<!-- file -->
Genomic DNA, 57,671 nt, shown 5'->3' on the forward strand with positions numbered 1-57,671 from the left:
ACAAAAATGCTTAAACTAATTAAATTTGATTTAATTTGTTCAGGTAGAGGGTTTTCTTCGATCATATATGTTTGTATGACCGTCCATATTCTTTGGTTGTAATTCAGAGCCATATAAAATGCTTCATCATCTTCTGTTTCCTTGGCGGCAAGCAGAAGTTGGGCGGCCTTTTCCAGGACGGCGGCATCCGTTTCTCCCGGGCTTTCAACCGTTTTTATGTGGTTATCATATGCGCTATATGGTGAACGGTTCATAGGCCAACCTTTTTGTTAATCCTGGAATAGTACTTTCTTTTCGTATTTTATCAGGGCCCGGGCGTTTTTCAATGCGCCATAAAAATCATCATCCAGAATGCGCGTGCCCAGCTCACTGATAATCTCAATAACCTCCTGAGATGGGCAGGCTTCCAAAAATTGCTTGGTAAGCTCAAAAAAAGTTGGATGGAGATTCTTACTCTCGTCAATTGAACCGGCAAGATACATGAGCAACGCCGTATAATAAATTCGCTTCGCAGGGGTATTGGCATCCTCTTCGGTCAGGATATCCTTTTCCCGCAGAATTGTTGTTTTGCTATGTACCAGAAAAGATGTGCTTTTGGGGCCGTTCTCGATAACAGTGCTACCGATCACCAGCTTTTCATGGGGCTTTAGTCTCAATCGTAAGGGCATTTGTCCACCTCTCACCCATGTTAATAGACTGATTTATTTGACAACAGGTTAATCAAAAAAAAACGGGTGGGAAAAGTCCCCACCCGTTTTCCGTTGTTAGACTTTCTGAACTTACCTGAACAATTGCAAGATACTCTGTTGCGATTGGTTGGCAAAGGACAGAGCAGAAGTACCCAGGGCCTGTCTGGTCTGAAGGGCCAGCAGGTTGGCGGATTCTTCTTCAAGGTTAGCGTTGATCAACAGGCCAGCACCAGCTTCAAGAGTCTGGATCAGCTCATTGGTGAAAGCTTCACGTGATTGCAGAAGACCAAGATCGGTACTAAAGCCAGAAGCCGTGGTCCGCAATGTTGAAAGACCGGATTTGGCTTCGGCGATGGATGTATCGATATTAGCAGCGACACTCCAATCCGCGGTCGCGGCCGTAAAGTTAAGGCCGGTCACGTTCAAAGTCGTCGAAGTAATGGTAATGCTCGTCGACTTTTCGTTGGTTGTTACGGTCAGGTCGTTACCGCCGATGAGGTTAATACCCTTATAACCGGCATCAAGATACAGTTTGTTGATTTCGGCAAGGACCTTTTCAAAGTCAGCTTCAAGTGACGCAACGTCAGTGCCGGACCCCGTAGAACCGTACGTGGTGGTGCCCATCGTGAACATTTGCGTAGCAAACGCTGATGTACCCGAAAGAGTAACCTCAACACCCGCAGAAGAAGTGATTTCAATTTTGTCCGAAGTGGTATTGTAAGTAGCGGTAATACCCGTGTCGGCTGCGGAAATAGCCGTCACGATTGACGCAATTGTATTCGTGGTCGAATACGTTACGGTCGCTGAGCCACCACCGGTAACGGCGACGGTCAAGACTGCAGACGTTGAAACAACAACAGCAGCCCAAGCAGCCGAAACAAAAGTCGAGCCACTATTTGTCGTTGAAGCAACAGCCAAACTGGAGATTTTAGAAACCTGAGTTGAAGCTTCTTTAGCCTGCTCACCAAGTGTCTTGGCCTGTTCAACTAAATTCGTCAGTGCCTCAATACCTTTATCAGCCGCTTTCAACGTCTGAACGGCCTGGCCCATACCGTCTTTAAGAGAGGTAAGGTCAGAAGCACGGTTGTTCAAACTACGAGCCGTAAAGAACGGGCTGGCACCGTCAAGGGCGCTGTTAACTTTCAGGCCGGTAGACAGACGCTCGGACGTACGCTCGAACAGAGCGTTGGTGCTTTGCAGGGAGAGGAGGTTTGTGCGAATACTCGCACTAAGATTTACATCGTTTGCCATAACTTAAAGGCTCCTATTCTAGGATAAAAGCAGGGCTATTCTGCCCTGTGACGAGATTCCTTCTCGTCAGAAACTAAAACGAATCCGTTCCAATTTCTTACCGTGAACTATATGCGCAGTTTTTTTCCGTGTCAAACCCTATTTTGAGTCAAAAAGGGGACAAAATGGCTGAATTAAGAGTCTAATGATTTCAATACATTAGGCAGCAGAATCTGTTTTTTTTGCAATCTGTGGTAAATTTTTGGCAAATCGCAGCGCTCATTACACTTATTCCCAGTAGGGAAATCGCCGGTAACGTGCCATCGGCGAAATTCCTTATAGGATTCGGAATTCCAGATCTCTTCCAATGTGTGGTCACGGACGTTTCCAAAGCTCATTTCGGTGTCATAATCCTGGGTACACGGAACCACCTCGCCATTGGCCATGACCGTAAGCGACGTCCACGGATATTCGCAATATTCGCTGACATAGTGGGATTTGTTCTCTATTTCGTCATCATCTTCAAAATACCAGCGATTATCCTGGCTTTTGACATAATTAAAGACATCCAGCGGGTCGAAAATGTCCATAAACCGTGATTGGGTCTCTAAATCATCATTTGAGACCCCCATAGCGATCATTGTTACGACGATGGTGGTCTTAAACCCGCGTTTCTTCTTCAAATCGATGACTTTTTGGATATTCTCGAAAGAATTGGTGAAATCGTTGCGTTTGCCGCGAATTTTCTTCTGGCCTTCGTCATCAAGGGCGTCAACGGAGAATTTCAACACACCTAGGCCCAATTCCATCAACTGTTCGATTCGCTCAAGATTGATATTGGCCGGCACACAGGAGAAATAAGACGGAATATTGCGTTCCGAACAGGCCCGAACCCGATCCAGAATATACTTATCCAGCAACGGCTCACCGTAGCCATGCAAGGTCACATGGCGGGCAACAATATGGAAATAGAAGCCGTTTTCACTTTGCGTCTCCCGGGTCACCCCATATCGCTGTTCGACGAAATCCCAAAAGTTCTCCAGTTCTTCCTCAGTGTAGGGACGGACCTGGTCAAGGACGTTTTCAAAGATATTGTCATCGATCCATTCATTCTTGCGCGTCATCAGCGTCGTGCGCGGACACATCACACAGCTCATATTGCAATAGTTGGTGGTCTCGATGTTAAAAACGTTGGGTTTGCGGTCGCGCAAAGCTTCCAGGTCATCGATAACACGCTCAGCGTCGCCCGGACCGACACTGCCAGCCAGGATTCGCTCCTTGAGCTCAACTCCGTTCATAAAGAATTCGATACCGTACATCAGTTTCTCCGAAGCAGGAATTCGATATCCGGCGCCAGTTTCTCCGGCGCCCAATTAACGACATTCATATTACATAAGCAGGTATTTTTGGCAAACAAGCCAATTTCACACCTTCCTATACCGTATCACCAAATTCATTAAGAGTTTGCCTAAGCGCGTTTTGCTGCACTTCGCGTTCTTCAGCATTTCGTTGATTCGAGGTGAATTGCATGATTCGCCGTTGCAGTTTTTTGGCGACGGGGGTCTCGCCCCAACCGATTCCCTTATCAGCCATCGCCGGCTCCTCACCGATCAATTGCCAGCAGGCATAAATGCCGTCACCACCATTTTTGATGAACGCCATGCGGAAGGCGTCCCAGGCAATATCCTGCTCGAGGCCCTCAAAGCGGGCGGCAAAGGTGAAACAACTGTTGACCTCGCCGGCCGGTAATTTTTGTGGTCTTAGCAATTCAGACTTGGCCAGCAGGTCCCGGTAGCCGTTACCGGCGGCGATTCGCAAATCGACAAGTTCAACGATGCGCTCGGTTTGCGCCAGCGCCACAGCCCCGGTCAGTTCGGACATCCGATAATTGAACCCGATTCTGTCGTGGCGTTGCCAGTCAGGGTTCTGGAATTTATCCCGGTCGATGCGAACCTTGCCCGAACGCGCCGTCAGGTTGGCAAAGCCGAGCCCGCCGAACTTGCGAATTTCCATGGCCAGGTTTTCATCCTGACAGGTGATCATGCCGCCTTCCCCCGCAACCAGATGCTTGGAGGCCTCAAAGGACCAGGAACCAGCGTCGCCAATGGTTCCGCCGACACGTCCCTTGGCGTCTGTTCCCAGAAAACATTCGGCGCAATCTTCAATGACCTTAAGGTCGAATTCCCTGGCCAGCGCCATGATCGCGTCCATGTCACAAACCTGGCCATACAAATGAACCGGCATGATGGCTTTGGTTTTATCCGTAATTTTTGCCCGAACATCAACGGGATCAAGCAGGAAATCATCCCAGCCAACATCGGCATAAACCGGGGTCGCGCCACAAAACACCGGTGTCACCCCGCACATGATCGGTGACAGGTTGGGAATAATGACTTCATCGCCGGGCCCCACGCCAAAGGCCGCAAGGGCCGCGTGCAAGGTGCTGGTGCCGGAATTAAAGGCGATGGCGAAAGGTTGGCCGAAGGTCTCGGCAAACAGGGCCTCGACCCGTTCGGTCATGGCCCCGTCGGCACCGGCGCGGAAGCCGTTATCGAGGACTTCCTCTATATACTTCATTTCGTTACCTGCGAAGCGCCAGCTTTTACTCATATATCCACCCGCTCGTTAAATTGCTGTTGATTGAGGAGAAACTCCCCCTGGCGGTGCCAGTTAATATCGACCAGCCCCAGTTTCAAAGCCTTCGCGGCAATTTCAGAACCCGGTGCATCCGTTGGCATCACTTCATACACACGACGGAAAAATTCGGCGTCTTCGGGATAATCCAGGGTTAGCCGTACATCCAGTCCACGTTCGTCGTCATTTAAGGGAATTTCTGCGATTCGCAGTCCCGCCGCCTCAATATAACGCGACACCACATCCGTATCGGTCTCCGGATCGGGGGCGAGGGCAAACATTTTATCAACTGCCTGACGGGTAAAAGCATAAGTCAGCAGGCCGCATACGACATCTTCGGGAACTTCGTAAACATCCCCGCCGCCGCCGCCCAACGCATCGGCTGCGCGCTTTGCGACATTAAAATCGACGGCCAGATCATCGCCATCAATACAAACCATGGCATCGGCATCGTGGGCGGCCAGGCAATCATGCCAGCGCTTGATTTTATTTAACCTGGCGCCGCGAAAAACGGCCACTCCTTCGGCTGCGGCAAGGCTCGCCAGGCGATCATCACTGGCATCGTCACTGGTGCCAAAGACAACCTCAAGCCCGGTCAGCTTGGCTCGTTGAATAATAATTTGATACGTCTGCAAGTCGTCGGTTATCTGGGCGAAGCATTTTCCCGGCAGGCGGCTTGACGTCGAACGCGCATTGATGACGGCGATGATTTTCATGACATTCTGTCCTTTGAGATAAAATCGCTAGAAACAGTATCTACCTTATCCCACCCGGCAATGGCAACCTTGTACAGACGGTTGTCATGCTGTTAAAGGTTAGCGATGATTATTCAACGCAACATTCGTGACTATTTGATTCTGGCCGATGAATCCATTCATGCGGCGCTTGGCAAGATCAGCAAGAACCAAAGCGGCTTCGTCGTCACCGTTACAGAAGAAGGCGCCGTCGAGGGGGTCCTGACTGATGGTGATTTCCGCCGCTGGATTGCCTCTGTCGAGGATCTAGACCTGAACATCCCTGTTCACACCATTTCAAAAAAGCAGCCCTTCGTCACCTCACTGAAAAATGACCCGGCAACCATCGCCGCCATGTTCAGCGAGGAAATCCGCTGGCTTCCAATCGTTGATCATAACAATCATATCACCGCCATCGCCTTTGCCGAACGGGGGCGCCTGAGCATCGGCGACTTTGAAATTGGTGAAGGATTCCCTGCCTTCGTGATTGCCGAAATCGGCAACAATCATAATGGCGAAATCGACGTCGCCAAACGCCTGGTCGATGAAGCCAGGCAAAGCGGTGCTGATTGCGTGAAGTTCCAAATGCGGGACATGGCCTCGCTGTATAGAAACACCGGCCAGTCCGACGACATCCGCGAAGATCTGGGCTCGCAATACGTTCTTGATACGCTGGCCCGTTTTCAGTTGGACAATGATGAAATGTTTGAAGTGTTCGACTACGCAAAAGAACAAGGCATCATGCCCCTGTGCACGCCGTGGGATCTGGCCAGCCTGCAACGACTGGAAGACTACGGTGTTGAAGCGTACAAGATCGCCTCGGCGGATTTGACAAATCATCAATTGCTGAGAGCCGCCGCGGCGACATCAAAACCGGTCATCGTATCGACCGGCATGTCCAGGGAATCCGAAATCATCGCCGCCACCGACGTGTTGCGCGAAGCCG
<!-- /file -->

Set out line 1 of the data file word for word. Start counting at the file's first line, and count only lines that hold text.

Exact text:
Genomic DNA, 57,671 nt, shown 5'->3' on the forward strand with positions numbered 1-57,671 from the left: